Sorry, but copying text is forbidden on this website!
The movie, “The Merchants of Cool”, presented an in-depth look at the relationship between marketing giants and the individuality and “coolness” of teens today. I was surprised by some of the things shown in the movie; not that I was ignorant of the fierce marketing tactics used by companies to sell their product, but I was unaware of the extent that some are willing to go to. Sprite for instance, paid teenagers $50 each to come, dance, and have a good time at the launch party for its website. This party was filmed by MTV, and broadcast to millions of teens who were accordingly influenced by this new trend. To me, it seems that by attempting to discover cool trends before they flourish, with “cool hunting”, companies themselves eventually kill whatever trends they find. They are encouraging trends that may have never surfaced without intervention, and repressing others that they deemed unmarketable.
The results of this craving for foreknowledge of the next trend are frequently unsavory, as is seen in the case of MTV’s ethnographic study, where researchers visited teens at their homes and attempted to analyze them as if their individuality could be synthesized and then marketed. From these studies, arose what “The Merchants of Cool” call the mook and the midriff. The mook is an extremely rude and immature character who completely disregards what others think of him and his actions. This character is portrayed by actors such as Tom Green and is seen in the show “Jackass”. The midriff is the character that media says a teenage girl should be; comfortable and extremely open with her sexuality. These “standards” that the media creates are obviously flawed.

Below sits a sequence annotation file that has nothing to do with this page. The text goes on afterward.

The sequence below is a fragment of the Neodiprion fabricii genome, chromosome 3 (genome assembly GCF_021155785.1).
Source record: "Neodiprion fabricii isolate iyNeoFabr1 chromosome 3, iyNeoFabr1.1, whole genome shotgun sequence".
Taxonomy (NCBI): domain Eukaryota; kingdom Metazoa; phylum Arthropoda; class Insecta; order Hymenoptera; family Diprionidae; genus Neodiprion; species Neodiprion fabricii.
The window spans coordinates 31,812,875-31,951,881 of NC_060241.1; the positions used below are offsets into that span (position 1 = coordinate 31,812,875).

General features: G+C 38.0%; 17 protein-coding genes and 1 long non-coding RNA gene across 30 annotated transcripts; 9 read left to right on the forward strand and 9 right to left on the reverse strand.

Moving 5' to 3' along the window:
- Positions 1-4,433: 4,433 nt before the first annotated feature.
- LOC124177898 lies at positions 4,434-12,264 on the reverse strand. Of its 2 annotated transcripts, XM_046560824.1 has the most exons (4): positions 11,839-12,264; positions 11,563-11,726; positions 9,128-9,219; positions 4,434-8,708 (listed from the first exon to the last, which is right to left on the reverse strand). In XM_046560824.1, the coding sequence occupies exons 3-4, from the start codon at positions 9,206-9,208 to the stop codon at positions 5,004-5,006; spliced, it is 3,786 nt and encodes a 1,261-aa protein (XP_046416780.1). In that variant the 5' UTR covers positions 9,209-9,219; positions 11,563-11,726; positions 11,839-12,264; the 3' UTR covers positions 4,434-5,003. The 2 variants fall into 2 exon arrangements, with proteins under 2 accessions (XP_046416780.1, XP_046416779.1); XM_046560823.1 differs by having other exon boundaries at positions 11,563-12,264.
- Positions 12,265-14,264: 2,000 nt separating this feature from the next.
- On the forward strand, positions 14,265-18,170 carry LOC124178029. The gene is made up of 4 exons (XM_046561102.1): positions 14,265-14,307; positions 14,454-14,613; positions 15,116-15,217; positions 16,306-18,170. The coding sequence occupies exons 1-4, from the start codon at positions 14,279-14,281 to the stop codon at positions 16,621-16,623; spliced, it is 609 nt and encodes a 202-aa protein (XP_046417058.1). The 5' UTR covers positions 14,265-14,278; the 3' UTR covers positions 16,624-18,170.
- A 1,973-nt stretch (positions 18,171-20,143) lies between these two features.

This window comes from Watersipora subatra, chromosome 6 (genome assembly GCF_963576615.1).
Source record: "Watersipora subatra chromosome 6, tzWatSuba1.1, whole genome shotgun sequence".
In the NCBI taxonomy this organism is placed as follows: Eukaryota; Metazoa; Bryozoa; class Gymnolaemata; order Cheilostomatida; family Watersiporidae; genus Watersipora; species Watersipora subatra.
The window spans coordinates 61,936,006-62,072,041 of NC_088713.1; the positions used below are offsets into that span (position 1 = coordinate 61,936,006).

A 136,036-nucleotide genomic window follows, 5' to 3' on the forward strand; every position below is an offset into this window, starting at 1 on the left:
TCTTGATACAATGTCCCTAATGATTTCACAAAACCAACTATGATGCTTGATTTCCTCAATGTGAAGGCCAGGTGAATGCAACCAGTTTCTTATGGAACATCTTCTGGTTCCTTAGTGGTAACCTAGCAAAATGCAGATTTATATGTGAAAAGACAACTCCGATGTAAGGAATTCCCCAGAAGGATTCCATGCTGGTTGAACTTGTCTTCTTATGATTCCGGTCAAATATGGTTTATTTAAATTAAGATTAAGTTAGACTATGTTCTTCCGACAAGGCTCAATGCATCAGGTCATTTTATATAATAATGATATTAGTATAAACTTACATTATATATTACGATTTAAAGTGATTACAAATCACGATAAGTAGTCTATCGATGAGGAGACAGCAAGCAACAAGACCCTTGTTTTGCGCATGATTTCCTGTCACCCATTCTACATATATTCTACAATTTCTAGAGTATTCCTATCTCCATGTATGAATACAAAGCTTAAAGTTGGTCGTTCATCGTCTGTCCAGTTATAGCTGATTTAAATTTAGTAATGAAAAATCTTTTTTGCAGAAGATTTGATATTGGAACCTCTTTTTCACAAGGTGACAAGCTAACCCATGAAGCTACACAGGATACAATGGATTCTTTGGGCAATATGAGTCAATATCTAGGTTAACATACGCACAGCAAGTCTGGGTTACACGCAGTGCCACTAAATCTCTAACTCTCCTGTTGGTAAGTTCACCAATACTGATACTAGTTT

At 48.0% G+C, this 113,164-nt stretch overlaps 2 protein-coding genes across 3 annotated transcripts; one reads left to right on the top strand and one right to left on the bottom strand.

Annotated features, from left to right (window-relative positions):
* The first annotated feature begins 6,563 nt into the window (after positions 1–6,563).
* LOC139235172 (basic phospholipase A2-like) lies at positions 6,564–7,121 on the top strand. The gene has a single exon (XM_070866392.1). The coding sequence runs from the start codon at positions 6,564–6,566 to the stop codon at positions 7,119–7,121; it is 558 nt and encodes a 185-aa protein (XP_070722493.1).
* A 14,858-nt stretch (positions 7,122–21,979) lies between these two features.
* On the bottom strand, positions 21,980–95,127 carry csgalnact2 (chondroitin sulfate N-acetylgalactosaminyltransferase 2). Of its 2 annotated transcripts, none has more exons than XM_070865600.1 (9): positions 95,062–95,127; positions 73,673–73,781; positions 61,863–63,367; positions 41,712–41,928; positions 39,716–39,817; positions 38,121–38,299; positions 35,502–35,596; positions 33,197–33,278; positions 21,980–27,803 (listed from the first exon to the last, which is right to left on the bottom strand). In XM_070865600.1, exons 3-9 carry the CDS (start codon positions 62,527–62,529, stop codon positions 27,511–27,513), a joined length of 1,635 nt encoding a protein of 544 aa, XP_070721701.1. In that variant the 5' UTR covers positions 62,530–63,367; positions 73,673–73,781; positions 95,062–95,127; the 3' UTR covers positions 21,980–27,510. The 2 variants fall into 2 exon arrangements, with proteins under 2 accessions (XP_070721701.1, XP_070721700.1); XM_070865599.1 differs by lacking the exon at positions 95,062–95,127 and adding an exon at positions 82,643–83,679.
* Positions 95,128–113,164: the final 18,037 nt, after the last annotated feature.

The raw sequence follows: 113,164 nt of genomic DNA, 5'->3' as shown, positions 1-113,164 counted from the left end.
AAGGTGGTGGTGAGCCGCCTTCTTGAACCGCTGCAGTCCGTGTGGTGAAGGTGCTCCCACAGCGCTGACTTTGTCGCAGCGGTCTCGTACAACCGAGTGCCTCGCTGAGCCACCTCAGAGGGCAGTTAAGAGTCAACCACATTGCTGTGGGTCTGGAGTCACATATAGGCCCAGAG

The movie also opened my eyes to a few astonishing facts, such as the fact that teens see 3,000 ads per day, 10 million by the time they’re 18. This mass exposure is obviously not beneficial, and in my opinion these media conglomerates, including companies such as Viacom and AOL Time Warner have, in a sense, taken over many teen’s lives, becoming dictators of every day in a teen’s life. These ads tell one how to dress to be cool, what kind of shampoo to use, and even what soda to drink to achieve the ultimate “cool factor”.